One of the major attractions when investing in Africa has been the continent’s young and energetic population. According to the African Economic Outlook, a growing youth population comes with energy, creativity and talents which are also the key to its future prosperity. Research has also shown that an increasing working age population is a major opportunity for economic growth.
The UN World Population Prospects Report also weighed in saying Africa will have the second largest population by 2050 making it an attractive destination for capital.
The World Bank also estimates that this demographic dividend could generate 11-15 percent GDP growth between 2011 and 2030. It further says that if Africa is able to take advantage, and provide adequate education and jobs, $500 billion a year could be added to its economies for 30 years.
According to research done by South Africa’s Leigh-Gail Petersen the presence of a young population means there is a working population, meaning more income which leads to better support for citizens and more improvements in the country’s development.
But this is a tough time to be young in Zimbabwe. The touted potential might come to naught in the case of Zimbabwe if measures are not taken to take advantage of this young population.
As it did with the commodities boom as well as the scramble for Africa, Zimbabwe risks losing out on the touted benefits of a young and energetic population.
In 2006–2008 and then again in 2010–2011 commodity-exporting economies hit the mother lode when commodity prices boomed.
The then brisk pace of global economic activity and rising demand from emerging markets drove up commodity consumption and prices. And the boom, in turn, boosted growth and fiscal balances for resource-rich countries. Sadly Zimbabwe missed the boat.
Between 2006 and 2008, the country was going through a turbulent time with a spiralling hyperinflation which relegated proper policies to the periphery in favour of survival kind of policies as implemented by former RBZ governor Gideon Gono.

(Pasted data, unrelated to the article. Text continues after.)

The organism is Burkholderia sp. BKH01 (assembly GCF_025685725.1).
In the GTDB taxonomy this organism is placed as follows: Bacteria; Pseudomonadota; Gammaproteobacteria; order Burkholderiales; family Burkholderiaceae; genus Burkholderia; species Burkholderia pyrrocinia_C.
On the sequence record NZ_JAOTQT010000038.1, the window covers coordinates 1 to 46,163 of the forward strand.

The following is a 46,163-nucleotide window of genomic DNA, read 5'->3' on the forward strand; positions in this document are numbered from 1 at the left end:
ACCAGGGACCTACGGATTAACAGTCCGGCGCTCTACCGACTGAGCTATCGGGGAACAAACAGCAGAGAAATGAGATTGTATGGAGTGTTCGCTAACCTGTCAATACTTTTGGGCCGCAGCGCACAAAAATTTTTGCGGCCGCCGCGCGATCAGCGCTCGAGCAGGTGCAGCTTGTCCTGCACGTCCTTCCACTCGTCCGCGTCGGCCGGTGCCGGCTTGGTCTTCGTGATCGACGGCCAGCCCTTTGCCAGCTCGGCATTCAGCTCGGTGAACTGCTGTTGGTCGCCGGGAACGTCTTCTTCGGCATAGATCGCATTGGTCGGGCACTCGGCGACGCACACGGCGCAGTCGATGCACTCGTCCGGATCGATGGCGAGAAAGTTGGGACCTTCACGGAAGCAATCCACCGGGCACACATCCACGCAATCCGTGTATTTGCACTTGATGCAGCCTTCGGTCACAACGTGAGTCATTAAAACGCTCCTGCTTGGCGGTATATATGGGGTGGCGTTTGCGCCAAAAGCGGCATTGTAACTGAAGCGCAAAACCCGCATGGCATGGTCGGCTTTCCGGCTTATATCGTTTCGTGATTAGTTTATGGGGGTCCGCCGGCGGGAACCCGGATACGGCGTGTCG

As a result the country did not benefit much in terms of the boom.
The next boom was between 2010 and 2011 also came out at a time Zimbabwe introduced a controversial indigenisation laws, meant to empower the disadvantaged. Unfortunately the implementation of the law was controversial and drew negative publicity on the country.
There is now serious risk that Zimbabwe might not benefit from the new investor attraction; a young and energetic population.
Despite producing more than 30,000 graduates from its universities annually, the country has not been able to create enough jobs for these graduates.
The school-leavers at the end of this year are likely to be competing for jobs with most of the school-leavers who left last year, the year before that and most of the years before that.
Many 35-year-olds have yet to be properly employed for the first time. There lies the risk, what kind of future is awaiting them and their children?
But all hope is not lost.
The answer lies in revamping the education system.
There is need to revise the country’s education curricula to include skills and enterprise development. Young people need genuine education and skills training but crucially their ambitions need to be matched by opportunities.
Governments need to provide job-focused training to help the millions of young unemployed people on the continent.
The Brookings Institution argues for a focus on manufacturing, because it is “the industrial sector most closely associated with employment intensive growth among other sectors that employ young people such as construction, tourism and agriculture”.
Investment in infrastructure and subsidy for sectors with potential for creating jobs for example can also be one way of dealing with the crisis.